2. A short blurb or summary of what you do and who you do it for. Don’t be vague, like some clients can be. We help clients not be vague.
3. A business card that’s with you at all times. Make it as memorable as you want to be.
4. Examples of your work. Not just a web site or portfolio, but a mini samples that are with you all the time.
5. A marketing strategy (not a business plan). Simply put - the way that you’re going to regularly connect with your network.

Sounds easy? It’s not. Most people have the business cards, portfolio and web site. They may even carry around work samples and send email newsletters or direct mail when things aren’t so busy around the office. But how many can describe what they do and who they do it for in a sentence? Without using the same banal jargon as everyone else? Can you? I’ve found 2 reasons why this is so challenging. First, designers are so much more than visual creators. We're also marketers, content developers, project managers, team leaders and business advisors. As Pash put it so well, “clients look to me for my opinion on what will help them accomplish their goals.” Second, many designers avoid specializing in an industry or discipline because we enjoy diversity and fear that specializing will limit our opportunities. The truth is that specializing not only helps potential clients identify you, it helps you find and prequalify them. It’s noteworthy that Pash placed courage and clarity before anything else. That's the source of answers to all the essential questions about you and your business.

What are the benefits of defining your own brand? Pash explained that a clear brand is a badge of credibility. It establishes and supports people’s perception of you - the one you want them to have. It’s the ultimate case study - a perfect example of your ability to build a complete communication message. Think of how effective you'll be as a cobbler with a unique pair of shoes for the whole family that is your brand.

Here's some resources that have helped me grow my brand:
- Now, Discover your Strengths by Marcus Buckingham
- Marketing Mentor helps you create your marketing plan and stick to it.
- Practical tips and teleclasses on cold calling
- A handy online tool that helps you sketch out your 15 second pitch
- Excellent articles on how to position your services and price your work
- A flickr collection of inspiring business card design

I welcome you to continue the conversation and share your thoughts here. What's your biggest challenge growing your brand?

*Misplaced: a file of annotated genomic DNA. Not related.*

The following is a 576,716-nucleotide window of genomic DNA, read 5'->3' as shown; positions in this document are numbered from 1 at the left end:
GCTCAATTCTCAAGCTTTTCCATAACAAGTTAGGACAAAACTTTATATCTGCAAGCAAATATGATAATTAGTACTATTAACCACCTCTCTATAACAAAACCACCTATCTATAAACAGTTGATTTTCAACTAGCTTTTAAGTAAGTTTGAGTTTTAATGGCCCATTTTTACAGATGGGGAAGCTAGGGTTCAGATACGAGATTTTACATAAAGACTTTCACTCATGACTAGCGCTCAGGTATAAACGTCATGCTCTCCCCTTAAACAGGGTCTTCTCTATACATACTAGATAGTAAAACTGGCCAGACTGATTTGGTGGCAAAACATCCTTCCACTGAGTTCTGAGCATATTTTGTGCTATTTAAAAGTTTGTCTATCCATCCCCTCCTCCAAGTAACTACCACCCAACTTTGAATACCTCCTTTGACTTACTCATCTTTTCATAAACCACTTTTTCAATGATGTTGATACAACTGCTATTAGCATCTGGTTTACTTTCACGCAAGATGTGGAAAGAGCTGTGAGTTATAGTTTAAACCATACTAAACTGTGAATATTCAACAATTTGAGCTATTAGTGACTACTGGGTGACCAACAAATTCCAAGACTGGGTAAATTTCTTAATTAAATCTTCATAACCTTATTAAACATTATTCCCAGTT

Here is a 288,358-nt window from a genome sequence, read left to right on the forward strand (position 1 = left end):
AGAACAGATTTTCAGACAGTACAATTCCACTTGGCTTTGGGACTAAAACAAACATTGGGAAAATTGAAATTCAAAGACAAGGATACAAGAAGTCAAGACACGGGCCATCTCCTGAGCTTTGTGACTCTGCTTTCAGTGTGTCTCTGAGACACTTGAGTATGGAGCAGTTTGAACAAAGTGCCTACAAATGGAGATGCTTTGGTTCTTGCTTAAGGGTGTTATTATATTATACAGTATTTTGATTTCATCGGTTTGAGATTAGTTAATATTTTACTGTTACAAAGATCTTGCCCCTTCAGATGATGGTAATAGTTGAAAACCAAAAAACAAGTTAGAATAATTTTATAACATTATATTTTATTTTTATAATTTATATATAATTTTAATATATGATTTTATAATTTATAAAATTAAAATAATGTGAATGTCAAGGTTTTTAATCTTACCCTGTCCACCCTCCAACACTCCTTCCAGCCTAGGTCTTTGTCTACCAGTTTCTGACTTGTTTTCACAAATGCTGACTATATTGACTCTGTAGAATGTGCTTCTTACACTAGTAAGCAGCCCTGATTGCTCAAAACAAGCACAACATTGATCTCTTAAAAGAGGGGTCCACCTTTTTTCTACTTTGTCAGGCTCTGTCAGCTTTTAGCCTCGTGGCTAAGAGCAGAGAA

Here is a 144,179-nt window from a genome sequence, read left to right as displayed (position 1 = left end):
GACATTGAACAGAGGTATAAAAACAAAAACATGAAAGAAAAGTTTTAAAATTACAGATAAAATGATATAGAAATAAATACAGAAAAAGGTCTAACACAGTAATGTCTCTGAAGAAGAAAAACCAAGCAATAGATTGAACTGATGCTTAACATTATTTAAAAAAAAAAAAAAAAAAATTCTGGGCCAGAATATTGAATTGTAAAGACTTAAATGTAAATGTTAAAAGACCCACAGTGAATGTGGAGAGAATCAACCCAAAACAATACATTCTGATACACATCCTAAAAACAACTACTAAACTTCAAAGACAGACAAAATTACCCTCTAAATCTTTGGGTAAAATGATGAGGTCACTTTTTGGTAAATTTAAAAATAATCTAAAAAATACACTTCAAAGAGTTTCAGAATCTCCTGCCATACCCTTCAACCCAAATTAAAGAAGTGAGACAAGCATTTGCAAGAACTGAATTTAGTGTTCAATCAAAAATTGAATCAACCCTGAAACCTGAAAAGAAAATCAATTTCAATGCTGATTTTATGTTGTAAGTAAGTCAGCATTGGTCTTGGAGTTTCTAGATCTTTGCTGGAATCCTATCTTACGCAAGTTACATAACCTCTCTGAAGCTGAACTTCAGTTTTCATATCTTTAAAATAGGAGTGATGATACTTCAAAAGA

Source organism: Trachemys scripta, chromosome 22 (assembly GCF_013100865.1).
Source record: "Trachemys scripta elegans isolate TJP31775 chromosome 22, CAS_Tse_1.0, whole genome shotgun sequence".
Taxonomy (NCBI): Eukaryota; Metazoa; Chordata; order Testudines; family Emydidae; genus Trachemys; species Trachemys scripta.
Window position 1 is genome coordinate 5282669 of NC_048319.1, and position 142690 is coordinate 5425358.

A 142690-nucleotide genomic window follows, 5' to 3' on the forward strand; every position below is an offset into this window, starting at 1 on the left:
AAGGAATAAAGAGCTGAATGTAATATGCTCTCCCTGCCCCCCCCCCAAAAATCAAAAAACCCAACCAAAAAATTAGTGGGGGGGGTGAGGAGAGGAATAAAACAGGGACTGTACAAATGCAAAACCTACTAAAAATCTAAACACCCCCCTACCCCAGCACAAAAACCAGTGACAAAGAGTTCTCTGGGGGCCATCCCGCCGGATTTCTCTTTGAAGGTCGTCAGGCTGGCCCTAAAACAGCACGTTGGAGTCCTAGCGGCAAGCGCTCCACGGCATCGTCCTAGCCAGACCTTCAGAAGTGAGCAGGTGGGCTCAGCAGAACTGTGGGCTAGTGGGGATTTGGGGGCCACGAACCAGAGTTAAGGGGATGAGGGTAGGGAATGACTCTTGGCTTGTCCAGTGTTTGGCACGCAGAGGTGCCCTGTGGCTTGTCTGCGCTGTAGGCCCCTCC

Thursday, June 28, 2007

Creative Talks: Eric Steuer on Reusable Culture

I'm really looking forward to Eric Steuer's presentation on reusable culture. He'll look at ways that people around the world contribute to and draw from the massive pool of creative work on the Web to expand the worlds of art, education, and science. Eric is the creative director of Creative Commons, where he develops the organization's media and culture projects. He's also a contributing editor for Wired magazine, where he's written about the implications of digital culture on music and the concept of the "Infinite Album," whereby one album becomes a long shelf of songs and products, each carrying its own release date, distribution path, and price tag. A co-founder of Sneakmove Recordings, Eric is also a member of Meanest Man Contest, a hip-hop group with upcoming releases on Plug Research and Gold Robot Records.

Creative Talks is a forum for LA area designers to meet, get inspired, and learn from each other. It's free and open to the public - just be sure to RSVP on upcoming.
Wednesday, July 11 at Yahoo!
2450 Broadway, Santa Monica, California 90404
Snacks and socializing starts at 7:00pm. The talk is from 7:30 to 8:30pm.

Thursday, May 31, 2007

Say hello to your inner self

Ever wonder what your muscles and bones look like when you're riding a bike? The Specialized Body Geometry website is a fascinating look at the anatomy of a biker and ergonomic biking accessories like saddles, gloves and shoes. The products are showcased with exquisite animated illustrations, including a skeleton that spins, coasts, climbs, and does warm up stretches (turn your volume up so you don't miss the realistic sounds of knuckle cracking and head scratching). The success of this site is in the integration of product features and benefits with a memorable visual concept. Site designed by Goodby, Silverstein and Partners

Wednesday, May 23, 2007

I'm moderating an AIGA Shop Talk in June


One of the best reasons to join AIGA LA is the Business Matters and Shop Talk events. They focus on real design biz issues like partnerships, money management, evaluating your business plan and dealing with difficult clients. That's why I joined the 2007 Shop Talk committee! Join me on Tuesday, June 26th for Shop Talk 3 Growing Your Own Brand. I'll be talking with Pash, former President of AIGA LA and Creative Director at Trunk LTD. We'll explore what it takes to actively shape your brand to attract a higher level of clients and projects. Get the full scoop and sign up on the AIGA LA events page.

Wednesday, May 09, 2007

Kernspiracy portfolio review night


Designers, copy writers and other cool creatives came down for the Kernspiracy Portfolio Review Night at Machine Project. I totally enjoyed meeting and reviewing the portfolios of some very talented designers like Sandra Schwaiger (above), who just moved here from Germany a few weeks ago. Check out some photos of all the fun.


Wednesday, April 25, 2007

Otis designers ready for the real world


Yesterday I had the pleasure of reviewing portfolios of Otis students in
Terry Lee Stone's Professional Practices class. In just 2 weeks these Communication Design students will be officially on the hunt for full time work. I was especially impressed by Scott Benoit's beautiful combo of type and illustration (above).

Looking for inspiration (and a junior designer to hire)? Check out the Otis Class of 07 exhibition on May 11th from 6 to 9.